Wintertime in the north is often seen as barren: birds fly south, animals go into hibernation, plants die or drop their leaves and go dormant. The landscape often looks grey, empty, and bleak. However, for the adventurous naturalist, winter can be as great a time of learning and discovery as other seasons. It is possible to practice plant identification in the winter; in fact, I encourage it! Learning to recognize plants year-round is a valuable skill that helps improve your foraging practice. To that end, I have created a short guide on getting started with winter plant identification! Unfortunately I can’t provide a comprehensive manual to identifying every single plant you’ll find in winter, but I can provide general guidelines and recommend resources to learn more.Read More
Learn more about purslane and other common wild edibles at my upcoming web event, Eat Your Weeds! Registration closes Friday, July 27th at 12pm, so reserve a spot today!
Purslane (Portulaca oleracea) is a common plant of open, sunny areas, such as gardens, yards, and roadsides. It’s not picky about its habitat— you can find it growing in gravel, sidewalk cracks, disturbed soil, and other “waste places.” It is commonly found across the lower 48 states, Hawaii, and all the southern Canadian provinces.Read More
I am migrating my videos over to YouTube! Please go like and subscribe!Read More
I'm always surprised to learn how few people know about crab apples. They grow everywhere, but when I pick and one, I hear reactions like, "I thought those were poisonous!" "I didn't know crab apples grew in the city!" "Those are APPLES? I thought they were BERRIES!"
So I'm here to set the record straight!Read More
Yew (Taxus spp.) is a good example of why eating samples of unknown plants is not always a safe practice. This shrub is commonly planted in front of houses, apartments, and businesses; however, nearly every part of the plant is extremely toxic. Just a few berries can lead to serious poisoning or even death. But don't let that scare you away from wild edibles! Yew is easy to differentiate from edible evergreens, as long as you pay attention to key identification features.Read More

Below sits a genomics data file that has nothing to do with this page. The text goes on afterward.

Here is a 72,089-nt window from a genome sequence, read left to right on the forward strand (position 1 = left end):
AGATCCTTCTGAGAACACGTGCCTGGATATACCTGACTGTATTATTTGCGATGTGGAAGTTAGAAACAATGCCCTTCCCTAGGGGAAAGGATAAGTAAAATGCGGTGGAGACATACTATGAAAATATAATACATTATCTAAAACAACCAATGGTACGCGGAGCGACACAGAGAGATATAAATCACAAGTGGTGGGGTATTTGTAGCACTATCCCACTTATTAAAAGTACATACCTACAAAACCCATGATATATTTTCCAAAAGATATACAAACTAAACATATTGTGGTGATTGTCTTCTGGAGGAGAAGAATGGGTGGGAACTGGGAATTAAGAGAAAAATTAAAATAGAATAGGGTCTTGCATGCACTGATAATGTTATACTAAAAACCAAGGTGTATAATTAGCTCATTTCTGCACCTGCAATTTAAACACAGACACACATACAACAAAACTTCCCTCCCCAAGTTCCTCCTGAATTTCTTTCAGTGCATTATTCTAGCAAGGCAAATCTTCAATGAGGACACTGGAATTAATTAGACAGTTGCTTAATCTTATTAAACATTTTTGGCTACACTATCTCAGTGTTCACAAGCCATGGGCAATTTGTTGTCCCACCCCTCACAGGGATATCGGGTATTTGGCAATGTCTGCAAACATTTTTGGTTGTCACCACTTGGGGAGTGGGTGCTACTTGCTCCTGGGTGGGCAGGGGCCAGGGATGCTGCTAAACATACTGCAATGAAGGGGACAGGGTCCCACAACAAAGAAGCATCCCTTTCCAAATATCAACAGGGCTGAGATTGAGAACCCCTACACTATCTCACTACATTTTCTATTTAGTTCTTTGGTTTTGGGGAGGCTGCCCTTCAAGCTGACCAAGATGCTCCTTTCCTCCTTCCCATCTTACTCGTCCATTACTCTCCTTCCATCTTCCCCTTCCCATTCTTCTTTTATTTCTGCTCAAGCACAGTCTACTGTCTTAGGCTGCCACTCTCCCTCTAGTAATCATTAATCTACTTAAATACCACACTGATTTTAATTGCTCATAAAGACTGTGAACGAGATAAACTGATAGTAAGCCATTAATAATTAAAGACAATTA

It is no understatement when I say that yarrow (Achillea millefolium) is one of my all-time favorite herbs. Over the years, I've used it for many purposes: healing wounds, fighting infections, breaking fevers, aiding digestion, easing painful menstruation, and more. It's a common plant that's easy to find in rural and urban environments-- a gift of healing that's free for the picking!Read More
Pretty much everyone knows that red raspberries are edible and choice. But it's not as commonly known that the leaves are medicinal and make a great tea! Some of you have probably seen raspberry leaf sold in co-ops and specialty stores. But why pay $5 for a box of tea when you can pick them for free? Read on to learn how to identify red raspberry bushes before they flower.Read More
Lamb's Quarters (Chenopodium album) is a common plant found across all of North America and in all fifty states. There exist several varieties; the most common being Chenopodium album var. album, which grows all over the United States and much of Canada, and originated from Eurasia. Some varieties, such as Chenopodium album var. missouriense, are considered native to certain areas in the US. Regardless of the variety, they are all edible and choice! Furthermore, the varieties are similar enough that the following characteristics can be used to identify them all. (In fact, there is debate among taxonomists about whether they are actually just the same species with variable traits.)
But enough of the technicalities! Here's what you need to know to accurately identify the plant.Read More
My earliest memory of nettles involves blissfully running through an open forest, only to be assaulted by an itchy, stinging sensation all over my bare legs. My Papa informed me it was "Brennnessel," the German word for stinging nettle, which translates literally as "burning nettle." In fact, its name all across Europe alludes to this irritating quality. It has provoked the ire of gardeners, hunters, and outdoor enthusiasts across the world. However, for centuries (at least) it has also captured the love of herbalists and foragers, due to its medicinal properties, strengthening nutrients, and delicious taste.Read More
Pineappleweed (Matricaria discoidea) is a humble wildflower of roadsides, lawns, and trail edges that can be found across nearly all of North America. (In the US, it is only not reported in Florida, Georgia, and Alabama.) A relative of German chamomile (Matricaria chamomilla), pineappleweed flowers have a sweet, fruity, pineapple-like smell when crushed. Like chamomile, it is used medicinally as a sedative, an antispasmodic, and an anti-inflamatory.Read More